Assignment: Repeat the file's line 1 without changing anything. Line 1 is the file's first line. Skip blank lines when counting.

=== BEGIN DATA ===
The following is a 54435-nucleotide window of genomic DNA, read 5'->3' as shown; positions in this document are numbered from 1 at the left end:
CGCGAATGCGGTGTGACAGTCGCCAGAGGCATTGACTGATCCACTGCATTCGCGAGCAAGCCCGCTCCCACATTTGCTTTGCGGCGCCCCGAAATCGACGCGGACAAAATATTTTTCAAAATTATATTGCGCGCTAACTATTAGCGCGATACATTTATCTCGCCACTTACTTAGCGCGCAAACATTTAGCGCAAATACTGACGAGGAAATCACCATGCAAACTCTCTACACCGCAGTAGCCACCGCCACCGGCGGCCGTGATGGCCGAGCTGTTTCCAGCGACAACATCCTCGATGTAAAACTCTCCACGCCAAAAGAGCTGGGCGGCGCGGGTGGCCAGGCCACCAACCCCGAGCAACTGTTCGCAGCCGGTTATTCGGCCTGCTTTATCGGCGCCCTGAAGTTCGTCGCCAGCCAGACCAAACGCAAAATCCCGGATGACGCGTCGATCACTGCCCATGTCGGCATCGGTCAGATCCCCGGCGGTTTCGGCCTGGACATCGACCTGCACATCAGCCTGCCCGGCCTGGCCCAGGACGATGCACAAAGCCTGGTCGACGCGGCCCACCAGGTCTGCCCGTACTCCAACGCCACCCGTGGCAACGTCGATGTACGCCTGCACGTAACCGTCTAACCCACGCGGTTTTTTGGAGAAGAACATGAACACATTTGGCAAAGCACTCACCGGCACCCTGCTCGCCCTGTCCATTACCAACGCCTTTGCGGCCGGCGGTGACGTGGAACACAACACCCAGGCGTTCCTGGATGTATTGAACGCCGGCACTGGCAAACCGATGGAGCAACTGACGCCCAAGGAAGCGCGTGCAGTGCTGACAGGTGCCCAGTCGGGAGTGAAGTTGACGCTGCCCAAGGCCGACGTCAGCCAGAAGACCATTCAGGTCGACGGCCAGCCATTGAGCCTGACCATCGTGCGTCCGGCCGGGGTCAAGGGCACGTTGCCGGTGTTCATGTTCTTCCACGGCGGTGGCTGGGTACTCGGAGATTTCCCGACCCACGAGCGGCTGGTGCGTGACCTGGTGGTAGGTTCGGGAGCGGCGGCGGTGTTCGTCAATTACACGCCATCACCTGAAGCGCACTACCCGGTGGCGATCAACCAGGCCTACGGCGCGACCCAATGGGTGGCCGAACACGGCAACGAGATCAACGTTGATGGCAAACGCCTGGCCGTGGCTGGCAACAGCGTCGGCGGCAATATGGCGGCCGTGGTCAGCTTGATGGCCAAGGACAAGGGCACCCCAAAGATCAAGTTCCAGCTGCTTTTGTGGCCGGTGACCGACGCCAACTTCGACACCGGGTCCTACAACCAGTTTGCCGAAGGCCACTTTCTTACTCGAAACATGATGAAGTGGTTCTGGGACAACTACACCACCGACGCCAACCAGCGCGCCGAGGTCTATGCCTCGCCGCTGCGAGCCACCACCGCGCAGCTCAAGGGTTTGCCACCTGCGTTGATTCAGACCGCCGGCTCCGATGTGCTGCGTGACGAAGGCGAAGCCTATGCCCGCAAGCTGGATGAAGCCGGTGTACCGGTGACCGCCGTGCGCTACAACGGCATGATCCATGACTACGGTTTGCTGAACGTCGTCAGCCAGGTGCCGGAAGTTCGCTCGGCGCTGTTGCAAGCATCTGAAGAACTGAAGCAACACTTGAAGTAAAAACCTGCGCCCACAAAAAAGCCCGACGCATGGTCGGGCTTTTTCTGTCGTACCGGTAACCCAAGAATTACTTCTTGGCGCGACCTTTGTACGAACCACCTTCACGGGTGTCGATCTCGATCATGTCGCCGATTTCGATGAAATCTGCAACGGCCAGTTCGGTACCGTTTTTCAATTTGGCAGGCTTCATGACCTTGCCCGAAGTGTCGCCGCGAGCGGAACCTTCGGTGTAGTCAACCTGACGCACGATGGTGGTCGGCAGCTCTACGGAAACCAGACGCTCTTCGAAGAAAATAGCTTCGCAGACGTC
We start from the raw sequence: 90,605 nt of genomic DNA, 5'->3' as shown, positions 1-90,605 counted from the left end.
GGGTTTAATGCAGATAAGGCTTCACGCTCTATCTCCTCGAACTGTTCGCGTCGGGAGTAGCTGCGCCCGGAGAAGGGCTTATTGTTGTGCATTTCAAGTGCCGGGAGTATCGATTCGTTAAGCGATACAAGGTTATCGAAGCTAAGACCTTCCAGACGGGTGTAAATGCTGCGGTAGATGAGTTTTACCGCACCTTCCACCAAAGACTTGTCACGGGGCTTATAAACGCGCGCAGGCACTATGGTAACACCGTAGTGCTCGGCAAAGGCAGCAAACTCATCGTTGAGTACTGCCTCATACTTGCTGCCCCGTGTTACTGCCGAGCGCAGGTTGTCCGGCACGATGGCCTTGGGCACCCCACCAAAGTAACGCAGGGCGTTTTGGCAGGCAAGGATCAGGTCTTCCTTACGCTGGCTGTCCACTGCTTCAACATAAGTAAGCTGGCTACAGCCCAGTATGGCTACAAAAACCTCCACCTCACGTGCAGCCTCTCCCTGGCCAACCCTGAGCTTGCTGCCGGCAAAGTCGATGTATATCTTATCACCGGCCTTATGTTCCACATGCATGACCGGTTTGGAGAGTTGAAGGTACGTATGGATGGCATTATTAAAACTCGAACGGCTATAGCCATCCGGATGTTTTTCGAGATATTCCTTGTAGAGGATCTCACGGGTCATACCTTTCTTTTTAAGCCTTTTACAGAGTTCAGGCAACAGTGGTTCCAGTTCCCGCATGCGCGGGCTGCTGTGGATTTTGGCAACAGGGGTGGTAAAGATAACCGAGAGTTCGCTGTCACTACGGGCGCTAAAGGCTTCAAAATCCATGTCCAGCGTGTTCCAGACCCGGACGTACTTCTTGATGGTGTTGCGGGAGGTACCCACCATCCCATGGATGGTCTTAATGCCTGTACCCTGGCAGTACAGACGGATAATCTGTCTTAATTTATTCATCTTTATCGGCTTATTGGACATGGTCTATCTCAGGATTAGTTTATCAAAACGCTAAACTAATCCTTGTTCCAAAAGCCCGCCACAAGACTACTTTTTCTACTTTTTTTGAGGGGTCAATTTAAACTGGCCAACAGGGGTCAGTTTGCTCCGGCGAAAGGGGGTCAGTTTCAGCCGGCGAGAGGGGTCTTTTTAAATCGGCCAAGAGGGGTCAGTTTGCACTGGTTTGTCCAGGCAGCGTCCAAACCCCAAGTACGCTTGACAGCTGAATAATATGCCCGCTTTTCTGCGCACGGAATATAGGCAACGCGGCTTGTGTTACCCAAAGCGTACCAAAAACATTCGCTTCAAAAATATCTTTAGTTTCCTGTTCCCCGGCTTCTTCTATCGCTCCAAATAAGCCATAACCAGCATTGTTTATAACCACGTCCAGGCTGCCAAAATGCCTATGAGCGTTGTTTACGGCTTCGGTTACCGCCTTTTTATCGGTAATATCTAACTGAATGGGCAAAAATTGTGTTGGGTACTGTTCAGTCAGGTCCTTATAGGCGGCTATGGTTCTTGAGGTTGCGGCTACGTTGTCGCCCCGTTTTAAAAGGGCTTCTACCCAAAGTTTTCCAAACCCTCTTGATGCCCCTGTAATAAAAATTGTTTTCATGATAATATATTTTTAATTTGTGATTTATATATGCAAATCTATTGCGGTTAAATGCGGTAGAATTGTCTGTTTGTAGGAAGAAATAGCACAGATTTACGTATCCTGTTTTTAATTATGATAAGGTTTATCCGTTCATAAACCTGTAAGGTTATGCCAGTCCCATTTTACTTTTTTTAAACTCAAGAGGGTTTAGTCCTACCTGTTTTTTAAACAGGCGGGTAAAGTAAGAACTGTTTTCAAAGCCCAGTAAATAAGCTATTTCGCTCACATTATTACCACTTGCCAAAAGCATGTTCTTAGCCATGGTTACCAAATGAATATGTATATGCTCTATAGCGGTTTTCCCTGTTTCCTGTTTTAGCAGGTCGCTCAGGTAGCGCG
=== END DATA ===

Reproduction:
The following is a 54435-nucleotide window of genomic DNA, read 5'->3' as shown; positions in this document are numbered from 1 at the left end: